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Rousey encouraged by new PED testing policies: I’ve had to deal with it since I was sixteen

UFC women’s bantamweight champion Ronda Rousey discusses the new comprehensive drug testing protocol that the UFC plans to implement by July.

On Wednesday, Feb. 18, the UFC announced that they would implement a new comprehensive random drug testing policy that would apply to approximately 585 fighters on the roster, and take effect by July 1. Amongst the fighters who applaud the announcement is women's bantamweight champion Ronda Rousey.

The division's ruling queen was satisfied to see that the UFC's drug testing policies had finally caught up to the stringent Olympic testing that she had been subjected to since the age of sixteen.

"I am extremely encouraged by all the steps that they are taking," Rousey said at the UFC 184 scrum. "It's becoming much closer to the testing policies that I got used to growing up. One thing that I thought was really lacking before was random out-of-competition testing for everybody all the time, which is what I've had to deal with since I was sixteen years old. I started getting in-competition testing at fourteen, and then was doing out-of-competition testing by the time I was sixteen.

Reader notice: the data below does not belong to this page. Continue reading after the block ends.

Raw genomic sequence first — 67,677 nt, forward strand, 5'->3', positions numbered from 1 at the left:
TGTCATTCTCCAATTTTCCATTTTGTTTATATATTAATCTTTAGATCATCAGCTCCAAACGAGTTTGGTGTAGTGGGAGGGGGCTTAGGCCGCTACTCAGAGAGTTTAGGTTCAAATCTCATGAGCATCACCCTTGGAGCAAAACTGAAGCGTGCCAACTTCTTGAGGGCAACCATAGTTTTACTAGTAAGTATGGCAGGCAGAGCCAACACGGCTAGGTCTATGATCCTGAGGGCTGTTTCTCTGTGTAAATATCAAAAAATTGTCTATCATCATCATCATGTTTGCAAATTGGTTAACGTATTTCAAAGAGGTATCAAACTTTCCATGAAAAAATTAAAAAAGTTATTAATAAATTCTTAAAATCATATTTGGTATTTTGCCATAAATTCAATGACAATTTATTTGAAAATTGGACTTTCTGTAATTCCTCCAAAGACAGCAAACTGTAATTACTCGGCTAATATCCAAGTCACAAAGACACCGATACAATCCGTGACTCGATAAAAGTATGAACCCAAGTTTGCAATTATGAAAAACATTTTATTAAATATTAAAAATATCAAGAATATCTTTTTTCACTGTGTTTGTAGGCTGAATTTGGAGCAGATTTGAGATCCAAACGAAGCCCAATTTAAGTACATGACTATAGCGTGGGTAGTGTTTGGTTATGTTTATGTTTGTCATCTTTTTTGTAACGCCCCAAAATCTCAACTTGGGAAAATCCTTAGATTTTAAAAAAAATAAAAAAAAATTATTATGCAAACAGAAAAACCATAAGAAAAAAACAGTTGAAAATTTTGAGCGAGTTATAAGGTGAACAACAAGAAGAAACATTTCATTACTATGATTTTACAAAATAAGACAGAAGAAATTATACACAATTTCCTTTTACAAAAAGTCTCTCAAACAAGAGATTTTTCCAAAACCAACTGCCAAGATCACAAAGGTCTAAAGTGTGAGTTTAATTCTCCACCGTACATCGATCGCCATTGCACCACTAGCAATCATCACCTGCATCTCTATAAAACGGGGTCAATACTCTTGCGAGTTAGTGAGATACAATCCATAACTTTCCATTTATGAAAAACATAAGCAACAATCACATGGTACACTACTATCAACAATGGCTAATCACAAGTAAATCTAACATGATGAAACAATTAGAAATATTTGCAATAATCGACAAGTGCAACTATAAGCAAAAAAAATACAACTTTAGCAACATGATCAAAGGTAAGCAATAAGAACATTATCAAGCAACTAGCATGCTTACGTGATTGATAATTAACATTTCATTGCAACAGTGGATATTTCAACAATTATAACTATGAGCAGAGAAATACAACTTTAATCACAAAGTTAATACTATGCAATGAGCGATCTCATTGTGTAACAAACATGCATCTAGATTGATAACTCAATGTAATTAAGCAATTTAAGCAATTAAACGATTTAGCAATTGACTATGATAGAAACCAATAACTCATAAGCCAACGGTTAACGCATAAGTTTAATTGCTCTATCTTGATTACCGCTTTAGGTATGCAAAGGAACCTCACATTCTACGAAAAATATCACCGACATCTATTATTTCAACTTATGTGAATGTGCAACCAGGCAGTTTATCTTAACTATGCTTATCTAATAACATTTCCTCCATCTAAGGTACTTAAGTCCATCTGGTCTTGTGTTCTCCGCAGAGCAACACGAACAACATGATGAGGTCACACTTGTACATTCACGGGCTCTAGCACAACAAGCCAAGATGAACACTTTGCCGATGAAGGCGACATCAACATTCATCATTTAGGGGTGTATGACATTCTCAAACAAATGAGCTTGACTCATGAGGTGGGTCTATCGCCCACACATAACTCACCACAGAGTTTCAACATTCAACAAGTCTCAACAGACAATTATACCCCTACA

"I thought it was a real shame that, at sixteen years old, I was getting tested more stringently than when I was a world champion fighter."

Although pleased with the direction that the UFC was taking, the champion advocated for harsher punishments than the ones being handed out by the athletic commissions.

"Now it really seems like the UFC's policies will become much more comparable, and I'm really, really happy to see that. I'm glad to see that they are increasing the punishments; with the Olympics, if you test positive, you could be out of the next Olympics. So you could be out for eight years waiting for another Olympics. I would really like to see increased punishment for people who are repeat offenders; maybe it should double every single time."

Given that MMA is a violent combat sport, Rousey believes that it is imperative to the survival of the sport that steps such as these recent policies are taken. If safety becomes a legitimate issue, the sport will collapse.

"With any combat sport like the UFC, (PED testing) is more important that any other sport. It's not just about fairness, it's safety of the fighters, and keeping the sport safe is what makes it possible for us to do it.

"You can't exchange your honor for the accolades of any kind of accomplishments."